Les liquidités suffisent-elles ?

Chaque semaine, des liquidités sont injectées dans le système bancaire mondial par la Réserve fédérale des Etats-Unis et par la Banque centrale européenne. Le taux d’intérêt moyen payé pour les réserves au jour le jour aux Etats-Unis est largement en dessous des 5,25 % annuels que la Fed prétend avoir pour objectif.

Le marché des réserves au jour le jour semble désormais être divisé en trois segments. Les banques réputées saines peuvent emprunter à des taux beaucoup plus faibles que 5,25%, tandis que les banques confrontées à d’éventuels problèmes de liquidité – censées pouvoir emprunter à 5,25% – empruntent à la Fed elle-même à 5,75%. C’est le cas de quelques grosses banques qui souhaitent plus de liquidités mais ne pensent pas les obtenir sans perturber le marché.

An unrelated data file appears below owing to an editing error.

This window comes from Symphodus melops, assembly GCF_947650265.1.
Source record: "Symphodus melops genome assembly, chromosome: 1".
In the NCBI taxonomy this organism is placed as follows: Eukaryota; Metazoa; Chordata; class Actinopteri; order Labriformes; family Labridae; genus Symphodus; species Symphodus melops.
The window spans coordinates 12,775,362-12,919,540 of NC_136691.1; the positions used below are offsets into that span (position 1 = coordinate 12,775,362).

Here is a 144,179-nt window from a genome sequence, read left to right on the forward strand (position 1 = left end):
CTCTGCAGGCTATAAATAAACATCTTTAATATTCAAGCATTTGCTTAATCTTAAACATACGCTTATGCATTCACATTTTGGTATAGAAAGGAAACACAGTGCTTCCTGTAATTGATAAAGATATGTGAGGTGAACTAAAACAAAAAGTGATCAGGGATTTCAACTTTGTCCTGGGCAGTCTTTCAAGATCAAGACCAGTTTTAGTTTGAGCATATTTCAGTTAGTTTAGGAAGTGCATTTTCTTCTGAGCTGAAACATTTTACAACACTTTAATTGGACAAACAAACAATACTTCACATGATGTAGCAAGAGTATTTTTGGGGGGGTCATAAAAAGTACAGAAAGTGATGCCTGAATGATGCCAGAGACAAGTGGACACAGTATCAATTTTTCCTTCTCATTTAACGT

Cette différence entre les taux pratiqués pour les « banques réglementées » sur les marchés financiers est le signe d’une rupture potentielle. Jusqu’ici, les suppléments sont faibles : pour un emprunt au jour le jour de 100 millions USD, même un simple écart d’un point de pourcentage du taux d’intérêt ne représente que 3000 USD. Cette situation montre qu’il est fort probable que le marché soit voué à une véritable crise financière, assortie de son lot de faillites, notamment bancaires. Cependant, en temps normal, ce type de supplément est totalement absent.

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